Positioning itself up against Amsterdam as a thriving cultural city, Rotterdam is perhaps the place you come to for modern architecture and art – a direct result of the city being bombed during WW2 and having to re-build itself from scratch. The city holds various events including an annual film festival which has earned itself a reputation for introducing up-and-coming talent, new media trends and films from developing countries.

Van Eyck © Museum boijmans van beuningen

In terms of art and design, a must-see is the Museum Boijmans Van Beuningen, which is full of Dutch and European masterpieces including the latest exhibition, The Road to Van Eyck – which one of my fellow travel companions, Charles Darwent, Art Critic for The Independent, described as a “stupendous display of the works of a Flemish master who, at a stroke, invented oil painting and changed the course of art history”. If you like art inspired by biblical stories, then you will most definitely appreciate the valuable and fragile works on display, curated from all over the world.

If like me though you prefer something with a little more edge, then The Kunsthal (meaning ‘art gallery’ in Dutch), is a display space with no permanent collection of its own, but it houses a large part of the Triton Foundation’s avant-garde collection – showing works by more than 150 famed artists including Salvador Dali, Edgar Degas, Marcel Duchamp, Andy Warhol and Roy Lichtenstein.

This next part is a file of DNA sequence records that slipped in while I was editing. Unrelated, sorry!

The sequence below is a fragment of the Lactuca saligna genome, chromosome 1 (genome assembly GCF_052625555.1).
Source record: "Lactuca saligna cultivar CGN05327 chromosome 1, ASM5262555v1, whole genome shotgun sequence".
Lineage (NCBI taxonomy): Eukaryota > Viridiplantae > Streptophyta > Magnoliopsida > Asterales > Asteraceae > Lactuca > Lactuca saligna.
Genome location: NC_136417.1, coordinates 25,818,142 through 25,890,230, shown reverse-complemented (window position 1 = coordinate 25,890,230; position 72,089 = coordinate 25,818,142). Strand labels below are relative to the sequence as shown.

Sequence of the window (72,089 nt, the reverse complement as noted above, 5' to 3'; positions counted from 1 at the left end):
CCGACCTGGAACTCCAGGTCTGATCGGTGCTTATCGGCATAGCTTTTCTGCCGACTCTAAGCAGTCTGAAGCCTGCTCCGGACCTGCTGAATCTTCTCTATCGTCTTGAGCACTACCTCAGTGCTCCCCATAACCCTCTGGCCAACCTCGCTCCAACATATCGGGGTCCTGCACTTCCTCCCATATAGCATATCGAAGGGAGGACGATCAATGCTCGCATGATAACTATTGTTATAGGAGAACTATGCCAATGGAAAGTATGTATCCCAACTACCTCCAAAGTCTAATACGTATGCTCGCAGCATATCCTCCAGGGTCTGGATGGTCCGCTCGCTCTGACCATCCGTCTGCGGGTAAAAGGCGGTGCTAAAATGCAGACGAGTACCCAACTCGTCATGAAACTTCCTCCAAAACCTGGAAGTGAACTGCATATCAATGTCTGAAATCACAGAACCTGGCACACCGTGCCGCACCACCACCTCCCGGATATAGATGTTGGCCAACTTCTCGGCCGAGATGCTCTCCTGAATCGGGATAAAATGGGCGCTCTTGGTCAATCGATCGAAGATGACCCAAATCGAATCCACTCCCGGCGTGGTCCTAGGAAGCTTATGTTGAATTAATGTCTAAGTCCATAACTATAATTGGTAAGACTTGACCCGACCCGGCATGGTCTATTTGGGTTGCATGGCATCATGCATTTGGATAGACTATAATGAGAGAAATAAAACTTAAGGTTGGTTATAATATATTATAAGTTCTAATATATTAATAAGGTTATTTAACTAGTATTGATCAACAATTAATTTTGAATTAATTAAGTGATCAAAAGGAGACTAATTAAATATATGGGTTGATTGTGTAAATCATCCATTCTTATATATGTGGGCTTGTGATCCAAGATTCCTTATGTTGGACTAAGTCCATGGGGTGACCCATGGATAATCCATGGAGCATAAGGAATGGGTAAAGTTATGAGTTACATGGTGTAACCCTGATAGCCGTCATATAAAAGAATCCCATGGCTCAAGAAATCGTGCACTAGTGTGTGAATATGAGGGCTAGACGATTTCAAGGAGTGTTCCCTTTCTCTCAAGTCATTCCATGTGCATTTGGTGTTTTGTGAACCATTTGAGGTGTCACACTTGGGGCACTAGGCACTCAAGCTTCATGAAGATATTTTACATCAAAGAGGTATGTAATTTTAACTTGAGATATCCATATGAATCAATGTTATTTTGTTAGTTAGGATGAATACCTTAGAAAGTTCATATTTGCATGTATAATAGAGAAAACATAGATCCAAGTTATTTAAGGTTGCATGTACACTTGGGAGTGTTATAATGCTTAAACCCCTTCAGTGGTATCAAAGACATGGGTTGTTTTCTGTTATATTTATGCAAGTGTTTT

In February 2013, the gallery will exhibit ‘The Fashion World of Jean Paul Gaultier: From the Sidewalk to the Catwalk‘ – a display which follows the designer’s 35 years in fashion – presenting over 140 original creations from the early 1970s to 2012. The eclectic mix of iconic and cutting-edge haute couture collections, stage and film costumes and ready-to-wear pieces will be seen for the first time in the Netherlands – including creations loaned exclusively by stars such as Madonna and Pedro Almodovar.

© Jean-Paul Gaultier / Kunsthal, 2012

Talking of fashion, if you go off the beaten track to explore the neighbourhoods around the gallery, in particular, Witte de Withstraat, you will find a variety of vintage shops selling everything from retro vinyl to old school Levis for just €2 and an assortment of kitsch gifts. If it’s high-end designer garb you’re after, then Marlies Dekker’s lingerie boutique is well worth a visit – housed in an old bank with some of the original fittings still present such as a heavy-duty safe door and barred windows – the shop is designed to seduce the senses, and the innovative and highly stylised mix of pieces are a favourite with celebrities including Lady Gaga.

Continuing on the avant-garde theme, Margreeth Olsthoorn’s white-walled, minimalist fashion emporium is a fusion of edgy and contemporary brands and designers, all hand selected by Margreeth (just don’t look at the price tag). The stylishly curated collection includes Acne, Avelon, Rick Owens, Ann Demeulemeester, Maison Martin Margiela, Comme des Garcons, Spijker & Spijkers, Peter Jensen and Victor & Rolf. Margreeth, herself a designer and stylist, also curates various art pop-ups in store.

Once you’re all shopped out, head to Blender, an industrial-style space that houses a cocktail bar and restaurant with a lively atmosphere – and make sure you try the Pornstar Martini, a heady mix of fresh passion fruit, vanilla vodka and prosecco. Three or four more later, and you’ll have forgotten how much you spent on that Rick Owens leather biker jacket at Margreeth Olsthoorn.